Illinois Author Earns Next Generation Indie Book Award for Dementia Novel
Kathleen H. Wheeler’s poignant family drama Brought to Our Senses named a finalist in the First Novel category of the Next Generation Indie Book Awards.
Illinois author Kathleen H. Wheeler’s debut Brought to Our Senses has been named a finalist in the First Novel category of the 2017 Next Generation Indie Book Awards. Known as the ‘Sundance’ of the book publishing world, the international book award competition recognizes the most exceptional books published independent of the “Big Five” conglomerates through small presses, larger independent publishers, university presses, e-book publishers, and self-published authors. The Next Generation Indie Book Awards are judged by leaders of the indie book publishing industry, including many coming from long careers with major publishing houses, to identify cream-of-the-crop books worthy of support to reach a wider audience of readers.
Hooray! It’s been a long journey to get to this day. I want to take a deep breath and enjoy this accomplishment. The November release of Brought To Our Senses is well timed because it’s National Alzheimer’s Disease Awareness Month and National Family Caregivers Month. This book will speak to those affected by dementia and those charged with the care of aging parents. Continue reading →
Brought To Our Senses, Chapter 2: screwed-up family relationships
“We haven’t even figured out where to start, and we’re already at each others’ throats,” said Tom, his voice trailing off as he looked out the window into the harbor.
Elizabeth ran her hands through her hair and leaned back in her chair. “You know, we’re not like these other families,” she said with a nod to the diners around them, “privileged and perfect in their blue blazers and obnoxious jewelry. And we’re never gonna sail off into the sunset.”
“Yeah, I know, I don’t expect a miracle. But we should be able to sit down and talk without someone going off, for crying out loud.”
One of my goals for 2014 was to read more books instead of focusing with such intensity on writing and editing my own novel. I knew it was one of those new year’s resolutions that stuck (unlike some of the others I won’t mention here), but I was thrilled when I got solid proof from Goodreads today!
Books I read in 2014
I finished 12 books this year, averaging 1 a month, hurray for me! That’s excellent progress and quite an improvement over previous years in my memory! Here is the list of books I tackled this year:
Brought To Our Senses, Chapter 1: grief or relief?
Taking advantage of her chance to slip away, Elizabeth threw open the French doors to the parlor and invited grief into the mourning room she had prepared for the occasion at hand. She dusted off the memories, cleared the cobwebs of denial and anger, and readied the cushions of acceptance for a belated retreat. Grief, however, declined her hospitality and sent a distant relative named relief for a visit. The unwelcome guest took a seat and could not be persuaded to leave.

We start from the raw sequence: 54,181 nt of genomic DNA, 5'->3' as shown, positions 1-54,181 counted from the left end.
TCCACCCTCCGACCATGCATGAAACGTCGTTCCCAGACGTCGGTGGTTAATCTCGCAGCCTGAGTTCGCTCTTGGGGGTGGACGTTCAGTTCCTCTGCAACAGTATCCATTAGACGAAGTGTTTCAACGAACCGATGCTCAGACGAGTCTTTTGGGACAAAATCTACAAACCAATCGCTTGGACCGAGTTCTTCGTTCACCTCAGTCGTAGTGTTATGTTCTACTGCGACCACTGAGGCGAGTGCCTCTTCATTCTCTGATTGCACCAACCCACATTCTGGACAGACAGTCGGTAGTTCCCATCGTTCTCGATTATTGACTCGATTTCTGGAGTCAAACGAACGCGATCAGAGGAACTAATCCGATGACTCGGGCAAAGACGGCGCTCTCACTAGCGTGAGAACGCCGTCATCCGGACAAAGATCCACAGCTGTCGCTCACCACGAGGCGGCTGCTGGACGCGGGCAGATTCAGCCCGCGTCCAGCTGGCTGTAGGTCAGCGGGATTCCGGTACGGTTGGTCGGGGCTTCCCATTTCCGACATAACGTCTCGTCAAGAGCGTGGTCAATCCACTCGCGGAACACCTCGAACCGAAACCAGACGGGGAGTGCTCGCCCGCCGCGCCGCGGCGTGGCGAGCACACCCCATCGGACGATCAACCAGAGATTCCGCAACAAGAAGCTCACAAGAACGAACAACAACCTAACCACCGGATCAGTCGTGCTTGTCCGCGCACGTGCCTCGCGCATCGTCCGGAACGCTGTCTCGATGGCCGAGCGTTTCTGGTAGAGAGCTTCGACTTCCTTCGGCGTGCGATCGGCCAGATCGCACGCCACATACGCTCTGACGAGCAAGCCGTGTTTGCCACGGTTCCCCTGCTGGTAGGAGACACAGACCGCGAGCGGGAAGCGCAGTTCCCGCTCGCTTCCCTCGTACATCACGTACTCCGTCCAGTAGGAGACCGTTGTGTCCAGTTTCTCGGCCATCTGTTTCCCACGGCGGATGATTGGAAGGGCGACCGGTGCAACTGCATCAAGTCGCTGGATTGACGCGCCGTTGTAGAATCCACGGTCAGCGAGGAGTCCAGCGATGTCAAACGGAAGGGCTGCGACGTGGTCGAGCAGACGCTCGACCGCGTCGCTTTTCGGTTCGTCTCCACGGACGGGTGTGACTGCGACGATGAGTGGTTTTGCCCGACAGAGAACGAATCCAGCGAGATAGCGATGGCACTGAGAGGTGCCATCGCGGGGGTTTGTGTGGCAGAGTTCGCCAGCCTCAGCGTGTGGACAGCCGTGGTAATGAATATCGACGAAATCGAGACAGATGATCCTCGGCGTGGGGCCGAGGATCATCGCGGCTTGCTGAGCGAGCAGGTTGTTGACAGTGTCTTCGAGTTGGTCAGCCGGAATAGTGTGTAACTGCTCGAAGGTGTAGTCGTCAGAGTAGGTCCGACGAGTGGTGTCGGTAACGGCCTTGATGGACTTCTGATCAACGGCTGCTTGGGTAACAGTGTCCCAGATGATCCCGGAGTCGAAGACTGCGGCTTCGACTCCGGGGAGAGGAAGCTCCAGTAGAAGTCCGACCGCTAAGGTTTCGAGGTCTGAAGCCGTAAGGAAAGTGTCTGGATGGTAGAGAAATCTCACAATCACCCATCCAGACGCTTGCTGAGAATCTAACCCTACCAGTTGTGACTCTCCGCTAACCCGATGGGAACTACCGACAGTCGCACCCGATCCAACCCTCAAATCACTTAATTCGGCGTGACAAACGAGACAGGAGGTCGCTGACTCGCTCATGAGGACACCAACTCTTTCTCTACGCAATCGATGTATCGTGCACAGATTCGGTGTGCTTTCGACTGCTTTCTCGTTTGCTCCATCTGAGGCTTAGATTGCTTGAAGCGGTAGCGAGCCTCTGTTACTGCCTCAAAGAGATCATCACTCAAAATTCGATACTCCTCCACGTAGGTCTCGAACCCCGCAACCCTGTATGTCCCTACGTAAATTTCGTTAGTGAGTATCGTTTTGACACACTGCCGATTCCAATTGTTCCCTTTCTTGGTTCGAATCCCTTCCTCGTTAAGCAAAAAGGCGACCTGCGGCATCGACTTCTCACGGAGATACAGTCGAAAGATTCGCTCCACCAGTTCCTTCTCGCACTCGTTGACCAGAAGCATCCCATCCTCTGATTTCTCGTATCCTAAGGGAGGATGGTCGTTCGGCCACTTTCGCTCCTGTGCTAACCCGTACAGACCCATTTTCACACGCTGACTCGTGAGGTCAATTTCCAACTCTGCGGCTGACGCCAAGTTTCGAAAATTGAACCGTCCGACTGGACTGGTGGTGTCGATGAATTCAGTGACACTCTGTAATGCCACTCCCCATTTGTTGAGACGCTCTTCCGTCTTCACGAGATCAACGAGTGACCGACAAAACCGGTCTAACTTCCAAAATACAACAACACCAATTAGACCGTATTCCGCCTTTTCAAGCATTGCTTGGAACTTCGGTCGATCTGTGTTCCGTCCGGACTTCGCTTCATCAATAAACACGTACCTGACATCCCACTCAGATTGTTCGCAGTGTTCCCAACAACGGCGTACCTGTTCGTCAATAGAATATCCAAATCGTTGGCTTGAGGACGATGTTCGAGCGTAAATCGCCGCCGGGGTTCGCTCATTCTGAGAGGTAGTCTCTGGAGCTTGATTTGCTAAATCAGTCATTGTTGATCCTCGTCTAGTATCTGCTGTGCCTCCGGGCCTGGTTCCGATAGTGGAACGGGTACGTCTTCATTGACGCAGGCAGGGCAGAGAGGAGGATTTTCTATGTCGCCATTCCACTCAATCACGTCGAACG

A novel must be categorized for publishing purposes, fitting nicely into some classification for marketing efforts. To sell it, you have to know where it belongs in the scheme of things apparently. So I’ve set to work making sense of my book, determining where it fits in the publishing landscape, and it seems to fall best into the category of family saga.
What is the family saga novel?
The family saga is defined as a genre of literature that follows generations of a family through historical events, changes in social circumstances, or the gain and loss of wealth from a multiple of perspectives over a period of time.
Sweeping generalizations are discouraged for writers, yet some of the greatest authors have used broad statements to their advantage. Take the quote about family relationships in the opening line to Leo Tolstoy’s masterpiece Anna Karenina:
“Happy families are all alike; every unhappy family is unhappy in its own way.” ~ Leo Tolstoy, Anna Karenina (1877; trans. Constance Garnett)
My new author website redesign is finally up and running, and I’m so happy to announce this update! As an author moving forward with the publication of my first family saga novel, I decided my website needed to reflect my commitment to this endeavor. I’m pleased with the results and the professional new look and feel of my online author’s home.
Thanks to all my visitors for your patience over the last few months as I’ve tweaked and changed the website around. Sorry if all the construction has been a little confusing. With the simple navigation now in place, you should be able to locate things quickly. You’ll find some new bells and whistles too, the most important of which is an online form to download a free chapter of my novelBrought to Their Senses. There’s also a contact form if you’d like to get in touch with me and a subscription form to follow news by email about the publication of my book.
Sting’s birthday is today, October 2nd. Each year I take the time to offer my best wishes in thanks for the music he has shared with the world.
Happy birthday Sting!
Sting is my muse and has been since 1980 when I first heard his unique voice and music on a vinyl record (remember those?). His artistry and songwriting are the inspiration behind my own writing (since I can’t sing or play an instrument). If my novel included a soundtrack, it would play from Sting’s vast catalog of songs, and I’d like to share a special one in honor of his birthday.
The Gettysburg Address, only 272 words in length, and yet one of the greatest speeches of all time written by Abraham Lincoln. On the 150th anniversary of the delivery of the Gettysburg Address, I took the challenge to write a similar appeal on something important to me in only 272 words.